Treatment of Endometriosis
Written by Dr.M.D.Mazumdar, MD
There are two main aims of treatment of endometriosis - the first aim is to stimulate healing of the abnormal endometriotic tissue and the second aim is to remove or decrease adhesion between the different pelvic organs.
Types of Treatment of Endometriosis
The treatment of endometriosis depends on the stage of the disease. In early stages, when the patient has mild symptoms, and scarring and adhesions inside the pelvis is minimal or absent, hormones are the main form of treatment. In later stages, surgery becomes essential.
Hormonal treatment of endometriosis was first started when it was noticed that the disease healed spontaneously during pregnancy and after the menopause. During these periods, menstrual periods do not occur since there is no growth of the endometrium (inner lining of the uterus). Growth and bleeding from the abnormal endometriotic tissue also stopped at the same time leading to healing of the endometriotic tissues.
The idea behind the various hormonal treatment protocols is to cause a psuedo-pregnancy state and stop bleeding from the abnormal tissue. This causes atrophy of the endometrial tissue outside the uterus.
The hormones prescribed stops proliferation of the endometrium inside the uterus as well as the endometriotic tissue outside it as long as they are taken regularly. Lack of stimulation causes atrophy of the endometriotic tissue.
Androgens are male hormones which have a direct depressing action on the endometrial tissue. Since the androgens are anti-oestrogenic and stops menstruation, the patient may have menopausal symptoms like hot flushes and weight gain. Stimulation by androgens can also cause slight growth of hair on the face, acne and deepening of the voice.
These effects go away once the drug is stopped. The patient should always be told about these effects before starting these medicines. The newer synthetic androgens like Danazol however have much less side-effects.
- Danazol: Danazol is the drug of choice for the treatment of endometriosis. It is a synthetic derivative of ethisterone with minimal androgenic activity. Dosage ranges from 200mg to 800 mg daily depending on the extent of the disease.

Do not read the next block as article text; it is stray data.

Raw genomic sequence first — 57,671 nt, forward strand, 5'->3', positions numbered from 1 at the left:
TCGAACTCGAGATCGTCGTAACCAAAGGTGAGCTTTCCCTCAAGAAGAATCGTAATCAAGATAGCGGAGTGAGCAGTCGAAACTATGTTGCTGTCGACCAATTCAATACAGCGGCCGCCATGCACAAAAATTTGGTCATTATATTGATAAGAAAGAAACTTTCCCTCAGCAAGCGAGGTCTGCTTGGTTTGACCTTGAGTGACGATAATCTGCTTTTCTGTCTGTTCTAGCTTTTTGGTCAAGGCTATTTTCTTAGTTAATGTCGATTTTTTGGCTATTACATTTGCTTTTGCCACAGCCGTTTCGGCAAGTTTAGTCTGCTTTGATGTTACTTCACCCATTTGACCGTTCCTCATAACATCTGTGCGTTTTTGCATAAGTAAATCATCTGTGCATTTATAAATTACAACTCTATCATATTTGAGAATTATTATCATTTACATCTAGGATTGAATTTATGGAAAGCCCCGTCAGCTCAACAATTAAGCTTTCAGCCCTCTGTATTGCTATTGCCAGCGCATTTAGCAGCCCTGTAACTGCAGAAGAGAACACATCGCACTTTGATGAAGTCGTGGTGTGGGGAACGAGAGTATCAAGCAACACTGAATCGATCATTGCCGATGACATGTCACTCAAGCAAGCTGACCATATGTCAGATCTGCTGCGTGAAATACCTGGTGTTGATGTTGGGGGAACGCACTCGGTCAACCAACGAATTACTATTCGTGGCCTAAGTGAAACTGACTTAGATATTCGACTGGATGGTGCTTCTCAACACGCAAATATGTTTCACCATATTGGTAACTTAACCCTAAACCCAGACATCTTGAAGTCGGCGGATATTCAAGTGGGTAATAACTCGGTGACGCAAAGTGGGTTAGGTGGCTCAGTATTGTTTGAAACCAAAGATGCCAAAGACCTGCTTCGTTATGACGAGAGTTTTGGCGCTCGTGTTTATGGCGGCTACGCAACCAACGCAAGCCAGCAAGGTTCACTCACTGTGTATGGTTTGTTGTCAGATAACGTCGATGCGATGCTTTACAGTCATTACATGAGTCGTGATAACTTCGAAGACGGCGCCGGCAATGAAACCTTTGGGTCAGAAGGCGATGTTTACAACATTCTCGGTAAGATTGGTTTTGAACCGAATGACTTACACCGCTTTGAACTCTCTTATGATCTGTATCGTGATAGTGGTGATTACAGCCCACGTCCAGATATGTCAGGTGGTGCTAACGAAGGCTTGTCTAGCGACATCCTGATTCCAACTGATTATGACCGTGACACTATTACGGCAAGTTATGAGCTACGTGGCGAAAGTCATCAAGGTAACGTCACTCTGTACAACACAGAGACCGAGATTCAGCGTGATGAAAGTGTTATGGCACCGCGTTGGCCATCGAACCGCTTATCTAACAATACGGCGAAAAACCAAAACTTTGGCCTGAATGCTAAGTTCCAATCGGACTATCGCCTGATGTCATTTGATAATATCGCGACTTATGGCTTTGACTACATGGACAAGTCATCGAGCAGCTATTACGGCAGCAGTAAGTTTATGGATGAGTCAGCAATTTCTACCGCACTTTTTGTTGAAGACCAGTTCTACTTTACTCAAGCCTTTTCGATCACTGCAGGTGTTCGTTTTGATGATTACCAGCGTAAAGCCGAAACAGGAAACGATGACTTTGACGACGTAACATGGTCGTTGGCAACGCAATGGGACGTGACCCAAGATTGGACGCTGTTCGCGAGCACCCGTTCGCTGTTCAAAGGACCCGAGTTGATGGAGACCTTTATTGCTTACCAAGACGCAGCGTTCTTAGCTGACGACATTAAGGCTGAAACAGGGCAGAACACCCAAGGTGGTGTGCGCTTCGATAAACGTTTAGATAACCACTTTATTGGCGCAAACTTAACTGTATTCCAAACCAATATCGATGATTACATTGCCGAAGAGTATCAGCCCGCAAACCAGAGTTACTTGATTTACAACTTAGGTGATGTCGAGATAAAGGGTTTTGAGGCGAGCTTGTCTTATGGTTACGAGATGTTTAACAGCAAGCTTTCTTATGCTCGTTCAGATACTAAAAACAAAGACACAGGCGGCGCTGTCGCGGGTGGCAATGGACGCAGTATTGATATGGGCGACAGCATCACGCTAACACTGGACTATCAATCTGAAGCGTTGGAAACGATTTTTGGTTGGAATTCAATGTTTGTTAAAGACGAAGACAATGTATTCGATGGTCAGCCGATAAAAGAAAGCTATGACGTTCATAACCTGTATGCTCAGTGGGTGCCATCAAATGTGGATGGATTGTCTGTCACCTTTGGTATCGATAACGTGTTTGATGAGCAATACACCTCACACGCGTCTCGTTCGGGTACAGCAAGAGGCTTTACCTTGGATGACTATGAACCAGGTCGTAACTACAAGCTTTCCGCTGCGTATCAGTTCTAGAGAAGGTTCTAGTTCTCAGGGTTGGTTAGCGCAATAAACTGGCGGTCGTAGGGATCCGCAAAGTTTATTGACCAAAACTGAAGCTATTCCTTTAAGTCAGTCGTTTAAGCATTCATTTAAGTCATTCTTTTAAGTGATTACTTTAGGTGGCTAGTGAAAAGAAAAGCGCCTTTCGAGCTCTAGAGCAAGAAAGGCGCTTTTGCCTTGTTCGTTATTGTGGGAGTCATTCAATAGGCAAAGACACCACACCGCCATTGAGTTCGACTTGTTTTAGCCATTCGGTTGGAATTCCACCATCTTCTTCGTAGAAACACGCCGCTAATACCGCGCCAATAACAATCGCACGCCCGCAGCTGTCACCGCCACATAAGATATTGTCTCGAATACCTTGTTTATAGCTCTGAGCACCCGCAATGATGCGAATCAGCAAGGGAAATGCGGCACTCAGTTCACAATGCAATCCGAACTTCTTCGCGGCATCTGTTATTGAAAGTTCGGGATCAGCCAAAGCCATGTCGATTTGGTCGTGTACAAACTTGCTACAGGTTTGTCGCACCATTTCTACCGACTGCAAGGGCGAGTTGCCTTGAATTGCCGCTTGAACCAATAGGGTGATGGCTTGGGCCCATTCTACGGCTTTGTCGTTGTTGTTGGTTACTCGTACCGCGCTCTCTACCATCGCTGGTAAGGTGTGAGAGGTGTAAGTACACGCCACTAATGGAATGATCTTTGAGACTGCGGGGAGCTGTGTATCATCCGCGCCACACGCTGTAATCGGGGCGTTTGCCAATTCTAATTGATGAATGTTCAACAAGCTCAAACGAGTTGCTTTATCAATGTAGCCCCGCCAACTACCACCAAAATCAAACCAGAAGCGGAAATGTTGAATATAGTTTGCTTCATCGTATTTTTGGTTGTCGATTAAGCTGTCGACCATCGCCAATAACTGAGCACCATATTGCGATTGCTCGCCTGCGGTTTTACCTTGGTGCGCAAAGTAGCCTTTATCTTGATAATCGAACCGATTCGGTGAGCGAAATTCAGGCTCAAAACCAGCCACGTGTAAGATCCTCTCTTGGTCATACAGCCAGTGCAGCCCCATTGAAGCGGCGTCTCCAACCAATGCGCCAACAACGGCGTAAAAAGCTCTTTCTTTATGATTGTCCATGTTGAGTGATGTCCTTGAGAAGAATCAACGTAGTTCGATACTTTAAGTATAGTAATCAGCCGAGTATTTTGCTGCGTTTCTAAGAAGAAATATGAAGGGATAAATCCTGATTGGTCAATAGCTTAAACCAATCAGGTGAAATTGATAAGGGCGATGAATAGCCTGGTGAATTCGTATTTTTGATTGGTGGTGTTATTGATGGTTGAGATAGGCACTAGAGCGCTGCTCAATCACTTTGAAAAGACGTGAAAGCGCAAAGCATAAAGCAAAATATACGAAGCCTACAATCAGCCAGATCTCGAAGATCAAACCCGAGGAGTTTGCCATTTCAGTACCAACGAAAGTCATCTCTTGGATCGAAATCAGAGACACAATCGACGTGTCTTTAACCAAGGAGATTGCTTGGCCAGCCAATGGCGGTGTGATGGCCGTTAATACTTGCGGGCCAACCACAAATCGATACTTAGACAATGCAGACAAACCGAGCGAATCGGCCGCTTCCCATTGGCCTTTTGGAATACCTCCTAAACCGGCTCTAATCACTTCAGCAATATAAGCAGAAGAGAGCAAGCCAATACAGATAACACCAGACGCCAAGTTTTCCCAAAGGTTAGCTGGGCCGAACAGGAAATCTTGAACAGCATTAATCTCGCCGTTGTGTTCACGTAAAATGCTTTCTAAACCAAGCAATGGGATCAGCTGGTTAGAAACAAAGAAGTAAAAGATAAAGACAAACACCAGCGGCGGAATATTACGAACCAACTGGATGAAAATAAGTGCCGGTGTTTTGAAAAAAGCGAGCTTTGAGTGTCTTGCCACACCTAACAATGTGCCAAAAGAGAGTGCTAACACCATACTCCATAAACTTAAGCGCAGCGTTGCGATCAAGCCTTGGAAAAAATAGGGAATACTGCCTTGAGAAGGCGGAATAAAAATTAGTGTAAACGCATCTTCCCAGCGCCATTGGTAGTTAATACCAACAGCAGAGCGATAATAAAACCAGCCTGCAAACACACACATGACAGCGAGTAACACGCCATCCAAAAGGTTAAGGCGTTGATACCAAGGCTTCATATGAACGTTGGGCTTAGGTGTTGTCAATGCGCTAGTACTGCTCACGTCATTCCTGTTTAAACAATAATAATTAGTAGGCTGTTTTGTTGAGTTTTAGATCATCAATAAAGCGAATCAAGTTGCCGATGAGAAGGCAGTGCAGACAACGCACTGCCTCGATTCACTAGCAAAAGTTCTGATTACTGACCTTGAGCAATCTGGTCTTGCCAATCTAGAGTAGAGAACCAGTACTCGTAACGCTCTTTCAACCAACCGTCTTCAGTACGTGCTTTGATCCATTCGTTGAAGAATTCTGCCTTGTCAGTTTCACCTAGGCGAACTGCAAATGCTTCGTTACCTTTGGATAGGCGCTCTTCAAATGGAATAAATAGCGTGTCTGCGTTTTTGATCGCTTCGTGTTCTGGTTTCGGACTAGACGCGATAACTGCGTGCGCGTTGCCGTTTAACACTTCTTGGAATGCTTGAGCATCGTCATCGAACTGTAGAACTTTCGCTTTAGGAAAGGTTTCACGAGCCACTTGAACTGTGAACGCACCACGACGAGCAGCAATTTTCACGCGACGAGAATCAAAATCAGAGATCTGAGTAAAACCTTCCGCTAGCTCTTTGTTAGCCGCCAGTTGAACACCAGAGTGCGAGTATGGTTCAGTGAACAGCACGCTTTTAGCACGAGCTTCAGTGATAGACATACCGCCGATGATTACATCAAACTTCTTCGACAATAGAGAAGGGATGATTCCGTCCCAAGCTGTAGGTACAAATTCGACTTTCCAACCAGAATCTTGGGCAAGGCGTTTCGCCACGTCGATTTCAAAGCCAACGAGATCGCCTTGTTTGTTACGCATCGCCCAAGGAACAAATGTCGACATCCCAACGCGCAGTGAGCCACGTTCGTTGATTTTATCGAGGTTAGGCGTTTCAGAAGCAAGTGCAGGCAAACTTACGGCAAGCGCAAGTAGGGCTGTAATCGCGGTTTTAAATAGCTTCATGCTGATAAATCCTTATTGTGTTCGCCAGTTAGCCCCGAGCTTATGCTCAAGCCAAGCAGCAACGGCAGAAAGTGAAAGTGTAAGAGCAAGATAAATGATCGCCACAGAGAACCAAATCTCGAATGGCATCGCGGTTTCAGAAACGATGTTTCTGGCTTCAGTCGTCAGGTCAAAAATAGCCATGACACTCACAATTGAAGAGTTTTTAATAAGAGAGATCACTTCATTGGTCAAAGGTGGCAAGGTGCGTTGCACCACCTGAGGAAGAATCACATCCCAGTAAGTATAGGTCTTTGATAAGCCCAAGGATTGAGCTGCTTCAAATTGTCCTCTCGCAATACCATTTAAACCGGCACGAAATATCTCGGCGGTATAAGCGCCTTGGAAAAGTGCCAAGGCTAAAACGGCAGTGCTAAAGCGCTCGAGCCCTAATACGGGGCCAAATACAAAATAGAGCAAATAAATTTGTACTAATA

The patient usually gets relief within 4 weeks. USG is repeated after 3 months, 6 months and 9 months to check for the response of the patient. Most endometriotic tissue atrophy completely in 9 months. The main disadvantage is that the medicine is costly.
- Methyltestosterone in the dose of 5 mg daily were prescribed earlier but is obsolete nowadays since the discovery of danazol.
Progesterones are female hormones used in high doses for management of endometriosis.
- High dose Progesterone: High dose progesterone can be given continuously for 9 - 12 months to cause complete cessation of menstruation. This will also cause the abnormal endometriotic tissue to become inactive and die off.
- Dydrogesterone: Dydrogesterone is a type of progesterone which, like all progesterones, causes secretory changes in the endometriotic nodules and prevent their proliferation. This causes the nodules to atrophy. It is given daily for three months.
The advantage of this medicine is that, unlike danazol, it does not stop ovulation and pregnancy can occur during the course of treatment. Another progesterone used is the medroxy progesterone.
Oestrogen-Progesterone: combined therapy can be given to cause a false pregnancy state and stop proliferation of the tissues.
LHRH Agonists: These prevent follicular maturation and ovulation and produce a follicular deprivation state leading to atrophy of the endometriosis. They are available as nasal spray and injections (e.g. Lupron). Disadvantage is their high cost.
Surgery is indicated in cases with huge cysts and where the lesions are deep seated.
- Laparoscopy: At laparoscopy, it is possible to burn off the endometriotic nodules and remove any ovarian cysts. Adhesions can also be removed. It is the best option where the the patient is young and and would like to keep her fertility.
- Hysterectomy: Hysterectomy or removal of the uterus is best where the disease is so far progressed that the uterus and other affected tissues need to be removed. The ovaries may be preserved or removed as deemed fit.
Some doctors advocate a 'wait and watch' approach when the woman is nearing menopause and it is expected that the disease will subside naturally once menopause occurs.
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